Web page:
Sept. 16, 2001

American Cinematheque Presents...

Douglas Gordon & Vertigo

Presented in collaboration with MOCA

Special Thanks to Michael Darling/MOCA

Tickets available 30 days in advance.

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Scottish Video Artist Douglas Gordon will appear in-person at the American Cinematheque on Sunday, September 16, 2001 to present FEATURE FILM (1999, Artangel, 81 min), a piece that examines the suspense created by Bernard Herrmann’s score for Alfred Hitchcock’s VERTIGO. Following a discussion with Gordon about FEATURE FILM, Hitchcock’s VERTIGO will play as the second part of the double feature. This special event coincides with MOCA’s exhibition "Douglas Gordon" at The Geffen Contemporary (September 16, 2001 - January 20, 2002).

While well-known in Europe, this is the first survey of the artist’s work in the United States. Over the past decade, Douglas Gordon has emerged as one of the most important artists of his generation and is highly visible on the international art circuit. Best know for his work in video, Gordon burst onto the scene with his now infamous 24 HOUR PSYCHO (1993), one of an on-going series of video installations that made viewers reconsider cinema classics. Well-known films are often the subject of Gordon's artistic scrutiny -- through such works as VERTIGO, REAR WINDOW, THE EXORCIST, THE SEARCHERS and others, the artist probes ideas about memory, perception and the human condition.

MOCA Members will receive the Cinematheque Member discount for this event with a valid MOCA membership card. All guests are subject to their availability.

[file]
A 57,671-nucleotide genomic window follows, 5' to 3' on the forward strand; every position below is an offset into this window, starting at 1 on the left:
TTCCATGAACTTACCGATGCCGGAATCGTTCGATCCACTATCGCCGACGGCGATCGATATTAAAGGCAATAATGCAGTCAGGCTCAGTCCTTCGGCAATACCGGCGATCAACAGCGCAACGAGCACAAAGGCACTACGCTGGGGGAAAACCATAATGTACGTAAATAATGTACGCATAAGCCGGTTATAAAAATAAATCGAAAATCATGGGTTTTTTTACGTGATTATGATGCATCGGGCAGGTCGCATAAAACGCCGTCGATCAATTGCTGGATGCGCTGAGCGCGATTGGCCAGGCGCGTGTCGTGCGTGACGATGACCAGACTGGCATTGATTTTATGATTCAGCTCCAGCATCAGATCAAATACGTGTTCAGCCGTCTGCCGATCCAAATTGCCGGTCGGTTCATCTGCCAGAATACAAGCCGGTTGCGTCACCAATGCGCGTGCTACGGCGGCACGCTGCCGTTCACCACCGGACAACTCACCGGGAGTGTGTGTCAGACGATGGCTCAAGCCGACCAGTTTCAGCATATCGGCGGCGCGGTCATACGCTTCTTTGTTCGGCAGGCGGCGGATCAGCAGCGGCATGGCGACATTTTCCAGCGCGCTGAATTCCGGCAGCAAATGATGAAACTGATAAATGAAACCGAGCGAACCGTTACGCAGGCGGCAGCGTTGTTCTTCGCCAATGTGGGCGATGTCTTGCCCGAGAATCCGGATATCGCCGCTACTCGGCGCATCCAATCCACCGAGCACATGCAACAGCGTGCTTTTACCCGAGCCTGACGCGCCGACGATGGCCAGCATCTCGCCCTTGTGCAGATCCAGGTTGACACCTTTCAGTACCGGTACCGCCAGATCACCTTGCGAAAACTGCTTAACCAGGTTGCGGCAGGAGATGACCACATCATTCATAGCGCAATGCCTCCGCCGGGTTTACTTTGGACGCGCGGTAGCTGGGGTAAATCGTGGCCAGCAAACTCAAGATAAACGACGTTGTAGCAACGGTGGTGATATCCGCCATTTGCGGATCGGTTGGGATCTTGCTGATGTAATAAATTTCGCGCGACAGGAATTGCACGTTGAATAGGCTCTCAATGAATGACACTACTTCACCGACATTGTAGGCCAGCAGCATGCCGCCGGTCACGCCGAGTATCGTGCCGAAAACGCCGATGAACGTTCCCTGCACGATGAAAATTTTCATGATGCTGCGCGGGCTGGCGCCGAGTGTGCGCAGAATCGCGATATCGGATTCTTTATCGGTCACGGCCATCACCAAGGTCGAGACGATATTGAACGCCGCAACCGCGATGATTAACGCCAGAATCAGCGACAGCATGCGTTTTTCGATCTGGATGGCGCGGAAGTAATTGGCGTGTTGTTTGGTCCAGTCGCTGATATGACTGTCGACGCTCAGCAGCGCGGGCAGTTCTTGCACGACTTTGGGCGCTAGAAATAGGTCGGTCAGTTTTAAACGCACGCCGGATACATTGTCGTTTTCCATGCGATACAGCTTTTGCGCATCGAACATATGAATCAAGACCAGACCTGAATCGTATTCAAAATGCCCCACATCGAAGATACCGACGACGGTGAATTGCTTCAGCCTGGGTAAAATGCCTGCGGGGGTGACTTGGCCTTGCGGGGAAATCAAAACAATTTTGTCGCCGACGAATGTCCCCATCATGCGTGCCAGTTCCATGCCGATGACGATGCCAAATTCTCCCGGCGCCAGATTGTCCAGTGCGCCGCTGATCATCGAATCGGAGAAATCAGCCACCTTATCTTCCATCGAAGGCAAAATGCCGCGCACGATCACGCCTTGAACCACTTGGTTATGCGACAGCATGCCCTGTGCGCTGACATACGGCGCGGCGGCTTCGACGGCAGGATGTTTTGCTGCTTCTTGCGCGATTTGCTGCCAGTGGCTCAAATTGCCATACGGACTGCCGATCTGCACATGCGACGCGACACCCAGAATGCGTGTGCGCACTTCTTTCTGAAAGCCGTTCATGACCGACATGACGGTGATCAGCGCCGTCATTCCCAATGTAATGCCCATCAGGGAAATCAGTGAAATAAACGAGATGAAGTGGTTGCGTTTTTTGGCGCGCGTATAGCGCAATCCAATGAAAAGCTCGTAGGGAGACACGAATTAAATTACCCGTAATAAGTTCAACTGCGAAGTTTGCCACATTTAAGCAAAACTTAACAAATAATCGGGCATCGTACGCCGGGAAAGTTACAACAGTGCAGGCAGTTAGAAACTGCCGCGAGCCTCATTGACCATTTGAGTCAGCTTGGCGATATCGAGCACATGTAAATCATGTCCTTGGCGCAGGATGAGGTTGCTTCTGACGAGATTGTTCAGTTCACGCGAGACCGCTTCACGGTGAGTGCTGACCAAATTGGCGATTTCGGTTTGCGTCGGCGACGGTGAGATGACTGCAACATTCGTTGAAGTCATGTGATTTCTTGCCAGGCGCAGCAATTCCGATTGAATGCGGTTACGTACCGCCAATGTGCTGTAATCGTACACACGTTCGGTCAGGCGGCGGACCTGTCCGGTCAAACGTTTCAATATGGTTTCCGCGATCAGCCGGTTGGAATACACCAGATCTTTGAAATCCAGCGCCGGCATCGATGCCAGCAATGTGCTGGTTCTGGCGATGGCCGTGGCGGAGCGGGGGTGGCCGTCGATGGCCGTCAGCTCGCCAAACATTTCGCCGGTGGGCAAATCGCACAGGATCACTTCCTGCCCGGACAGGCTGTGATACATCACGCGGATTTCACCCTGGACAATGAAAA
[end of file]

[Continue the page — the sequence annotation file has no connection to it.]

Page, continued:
Sunday, September 16, 2001 - 5:00 PM

Double-Feature!

FEATURE FILM (1999, Artangel, 81 min). Gordon focuses on Alfred Hitchcock's VERTIGO, stripping away the film's imagery and dialogue, leaving just the stirring soundtrack to communicate suspense. Gordon has enlisted James Conlon and a full orchestra to perform the score, and has trained his camera on the body of the conductor as the sole visual accompaniment to the music.

Next on the same bill is Alfred Hitchcock’s VERTIGO (1958, Universal, 128 min.) Not popular on its initial release, VERTIGO is now acknowledged as one of Hitchcock's most important and rewarding masterpieces, a deliriously romantic, fearlessly dark tale of lost love and sexual obsession. James Stewart's role of a vertigo-afflicted former cop haunted by ghostly flame Kim Novak is his most daring, complex performance. Hitchcock, his actors and composer Bernard Herrmann make all the elements mesh, creating a dreamlike whirlpool where the slightest emotional vulnerability can plunge you into a maelstrom of psychic destruction. Discussion between films with artist Douglas Gordon.